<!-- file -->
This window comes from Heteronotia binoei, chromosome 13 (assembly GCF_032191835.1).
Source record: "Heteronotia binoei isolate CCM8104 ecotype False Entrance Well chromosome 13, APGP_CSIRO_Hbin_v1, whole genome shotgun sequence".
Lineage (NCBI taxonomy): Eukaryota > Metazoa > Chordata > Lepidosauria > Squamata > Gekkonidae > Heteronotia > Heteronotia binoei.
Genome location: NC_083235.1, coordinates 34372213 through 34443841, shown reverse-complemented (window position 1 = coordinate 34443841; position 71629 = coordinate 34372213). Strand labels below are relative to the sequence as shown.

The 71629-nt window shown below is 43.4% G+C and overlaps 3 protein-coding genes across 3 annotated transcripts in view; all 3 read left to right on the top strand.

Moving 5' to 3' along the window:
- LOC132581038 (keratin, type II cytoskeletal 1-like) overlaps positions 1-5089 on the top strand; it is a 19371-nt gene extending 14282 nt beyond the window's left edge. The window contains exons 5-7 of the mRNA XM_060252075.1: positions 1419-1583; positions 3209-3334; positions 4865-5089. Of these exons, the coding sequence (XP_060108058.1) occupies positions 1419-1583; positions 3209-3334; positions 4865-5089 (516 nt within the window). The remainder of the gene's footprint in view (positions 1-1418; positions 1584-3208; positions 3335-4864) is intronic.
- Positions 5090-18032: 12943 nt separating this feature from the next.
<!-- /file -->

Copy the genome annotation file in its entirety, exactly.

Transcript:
This window comes from Heteronotia binoei, chromosome 13 (assembly GCF_032191835.1).
Source record: "Heteronotia binoei isolate CCM8104 ecotype False Entrance Well chromosome 13, APGP_CSIRO_Hbin_v1, whole genome shotgun sequence".
Lineage (NCBI taxonomy): Eukaryota > Metazoa > Chordata > Lepidosauria > Squamata > Gekkonidae > Heteronotia > Heteronotia binoei.
Genome location: NC_083235.1, coordinates 34372213 through 34443841, shown reverse-complemented (window position 1 = coordinate 34443841; position 71629 = coordinate 34372213). Strand labels below are relative to the sequence as shown.

The 71629-nt window shown below is 43.4% G+C and overlaps 3 protein-coding genes across 3 annotated transcripts in view; all 3 read left to right on the top strand.

Moving 5' to 3' along the window:
- LOC132581038 (keratin, type II cytoskeletal 1-like) overlaps positions 1-5089 on the top strand; it is a 19371-nt gene extending 14282 nt beyond the window's left edge. The window contains exons 5-7 of the mRNA XM_060252075.1: positions 1419-1583; positions 3209-3334; positions 4865-5089. Of these exons, the coding sequence (XP_060108058.1) occupies positions 1419-1583; positions 3209-3334; positions 4865-5089 (516 nt within the window). The remainder of the gene's footprint in view (positions 1-1418; positions 1584-3208; positions 3335-4864) is intronic.
- Positions 5090-18032: 12943 nt separating this feature from the next.